A group of about 1,000 Polish children departed for India in 1942 from Siberia, where, lost and orphaned in the midst of death and destruction caused by WWII, they had been shifted after the 1939 Soviet invasion of Poland.
(New York, NY)—[Times of Israel] The elegant ballroom of the Indian consulate general in New York has been the venue for many cultural and other events attended by Indian and American audiences. But on June 29 a special event brought two communities, Indians and Jews, together to witness a hitherto unknown chapter of history, captured in a documentary film called "Little Poland in India. (Photo: Maharaja Digvijaysinhji Ranjitsinhji Jadeja, also known as 'Jam Sahib,' who helped house about 1,000 Polish children—both Christians and Jews—during World War II/'Little Poland in India' via Times of Israel)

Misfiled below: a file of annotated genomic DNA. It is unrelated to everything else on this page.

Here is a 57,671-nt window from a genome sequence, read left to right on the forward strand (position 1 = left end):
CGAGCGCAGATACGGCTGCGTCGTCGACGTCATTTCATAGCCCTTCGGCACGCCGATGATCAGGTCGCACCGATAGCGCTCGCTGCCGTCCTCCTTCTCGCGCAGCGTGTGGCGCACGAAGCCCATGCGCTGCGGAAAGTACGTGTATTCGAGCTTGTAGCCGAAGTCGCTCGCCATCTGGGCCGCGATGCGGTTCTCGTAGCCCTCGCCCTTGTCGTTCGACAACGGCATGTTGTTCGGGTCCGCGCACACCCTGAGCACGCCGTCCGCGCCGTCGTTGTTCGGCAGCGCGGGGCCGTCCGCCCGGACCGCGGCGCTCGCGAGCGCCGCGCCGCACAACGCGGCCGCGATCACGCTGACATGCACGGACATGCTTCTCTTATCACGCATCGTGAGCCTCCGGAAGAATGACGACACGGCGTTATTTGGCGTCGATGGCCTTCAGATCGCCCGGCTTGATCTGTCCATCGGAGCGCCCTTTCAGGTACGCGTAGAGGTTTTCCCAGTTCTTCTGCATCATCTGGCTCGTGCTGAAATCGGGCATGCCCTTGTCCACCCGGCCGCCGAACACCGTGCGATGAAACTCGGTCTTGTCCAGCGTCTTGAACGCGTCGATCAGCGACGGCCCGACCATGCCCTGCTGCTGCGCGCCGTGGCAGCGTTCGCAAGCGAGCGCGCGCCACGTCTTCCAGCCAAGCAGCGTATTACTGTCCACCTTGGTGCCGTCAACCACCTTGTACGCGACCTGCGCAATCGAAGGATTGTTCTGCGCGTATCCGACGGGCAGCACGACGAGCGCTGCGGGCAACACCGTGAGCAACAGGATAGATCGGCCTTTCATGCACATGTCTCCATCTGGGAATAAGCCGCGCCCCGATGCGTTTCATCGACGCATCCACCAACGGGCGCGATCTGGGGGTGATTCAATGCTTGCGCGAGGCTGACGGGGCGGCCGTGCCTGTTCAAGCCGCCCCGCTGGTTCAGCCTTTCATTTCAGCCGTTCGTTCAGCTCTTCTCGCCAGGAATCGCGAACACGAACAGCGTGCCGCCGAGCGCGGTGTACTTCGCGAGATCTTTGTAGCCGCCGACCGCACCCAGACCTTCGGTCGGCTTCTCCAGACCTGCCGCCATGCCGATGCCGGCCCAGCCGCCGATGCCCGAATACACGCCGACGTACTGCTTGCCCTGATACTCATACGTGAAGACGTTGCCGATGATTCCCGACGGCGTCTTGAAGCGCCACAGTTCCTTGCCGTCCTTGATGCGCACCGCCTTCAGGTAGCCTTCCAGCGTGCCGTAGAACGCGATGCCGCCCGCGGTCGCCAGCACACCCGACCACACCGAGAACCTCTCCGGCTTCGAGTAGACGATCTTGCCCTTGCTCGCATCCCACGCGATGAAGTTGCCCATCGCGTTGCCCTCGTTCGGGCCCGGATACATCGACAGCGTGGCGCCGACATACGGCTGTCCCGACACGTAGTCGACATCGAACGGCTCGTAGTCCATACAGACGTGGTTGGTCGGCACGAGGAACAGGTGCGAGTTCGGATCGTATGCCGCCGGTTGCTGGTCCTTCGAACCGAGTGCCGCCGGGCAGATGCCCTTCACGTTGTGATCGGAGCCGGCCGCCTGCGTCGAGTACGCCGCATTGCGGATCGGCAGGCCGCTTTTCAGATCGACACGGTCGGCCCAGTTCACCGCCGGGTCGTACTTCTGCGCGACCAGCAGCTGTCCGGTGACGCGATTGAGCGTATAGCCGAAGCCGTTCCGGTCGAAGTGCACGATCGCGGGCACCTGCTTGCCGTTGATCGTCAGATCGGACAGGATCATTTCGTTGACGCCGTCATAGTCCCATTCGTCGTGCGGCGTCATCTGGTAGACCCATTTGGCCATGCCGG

The docufilm, which had a special screening in New York with the support of the Indian consulate general and the American Jewish Committee, looks back to the dark chapter of history during World War II when Hitler's deadly war machinery rolled over Europe, spreading terror and destruction on the continent. (Photo: Polish children in the Little Poland in India camp/'Little Poland in India'/via Times of Israel)
Orphaned Polish children—Jews and Catholics alike—faced an uncertain future, but in the midst of the gloom a ray of hope appeared when a kindhearted Maharaja (member of Indian nobility) in a princely state in Gujarat agreed to accept the Polish children and look after them...
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